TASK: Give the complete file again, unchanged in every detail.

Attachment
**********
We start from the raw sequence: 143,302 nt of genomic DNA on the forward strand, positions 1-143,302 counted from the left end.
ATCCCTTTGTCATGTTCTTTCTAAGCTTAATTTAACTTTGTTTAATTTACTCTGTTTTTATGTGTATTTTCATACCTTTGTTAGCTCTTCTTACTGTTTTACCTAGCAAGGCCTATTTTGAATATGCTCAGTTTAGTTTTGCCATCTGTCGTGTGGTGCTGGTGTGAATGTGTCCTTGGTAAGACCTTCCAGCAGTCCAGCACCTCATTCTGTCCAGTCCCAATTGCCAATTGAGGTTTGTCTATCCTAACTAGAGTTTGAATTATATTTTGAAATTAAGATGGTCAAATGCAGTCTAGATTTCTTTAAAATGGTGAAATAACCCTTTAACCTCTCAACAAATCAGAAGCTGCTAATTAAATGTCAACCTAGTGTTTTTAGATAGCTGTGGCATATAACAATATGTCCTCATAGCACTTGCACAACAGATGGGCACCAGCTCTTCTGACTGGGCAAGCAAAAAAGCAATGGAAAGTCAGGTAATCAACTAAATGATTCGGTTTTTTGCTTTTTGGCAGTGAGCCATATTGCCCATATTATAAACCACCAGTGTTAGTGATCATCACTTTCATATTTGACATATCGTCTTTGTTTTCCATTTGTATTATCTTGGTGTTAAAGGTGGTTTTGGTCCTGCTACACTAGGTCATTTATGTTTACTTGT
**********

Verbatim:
We start from the raw sequence: 143,302 nt of genomic DNA on the forward strand, positions 1-143,302 counted from the left end.
ATCCCTTTGTCATGTTCTTTCTAAGCTTAATTTAACTTTGTTTAATTTACTCTGTTTTTATGTGTATTTTCATACCTTTGTTAGCTCTTCTTACTGTTTTACCTAGCAAGGCCTATTTTGAATATGCTCAGTTTAGTTTTGCCATCTGTCGTGTGGTGCTGGTGTGAATGTGTCCTTGGTAAGACCTTCCAGCAGTCCAGCACCTCATTCTGTCCAGTCCCAATTGCCAATTGAGGTTTGTCTATCCTAACTAGAGTTTGAATTATATTTTGAAATTAAGATGGTCAAATGCAGTCTAGATTTCTTTAAAATGGTGAAATAACCCTTTAACCTCTCAACAAATCAGAAGCTGCTAATTAAATGTCAACCTAGTGTTTTTAGATAGCTGTGGCATATAACAATATGTCCTCATAGCACTTGCACAACAGATGGGCACCAGCTCTTCTGACTGGGCAAGCAAAAAAGCAATGGAAAGTCAGGTAATCAACTAAATGATTCGGTTTTTTGCTTTTTGGCAGTGAGCCATATTGCCCATATTATAAACCACCAGTGTTAGTGATCATCACTTTCATATTTGACATATCGTCTTTGTTTTCCATTTGTATTATCTTGGTGTTAAAGGTGGTTTTGGTCCTGCTACACTAGGTCATTTATGTTTACTTGT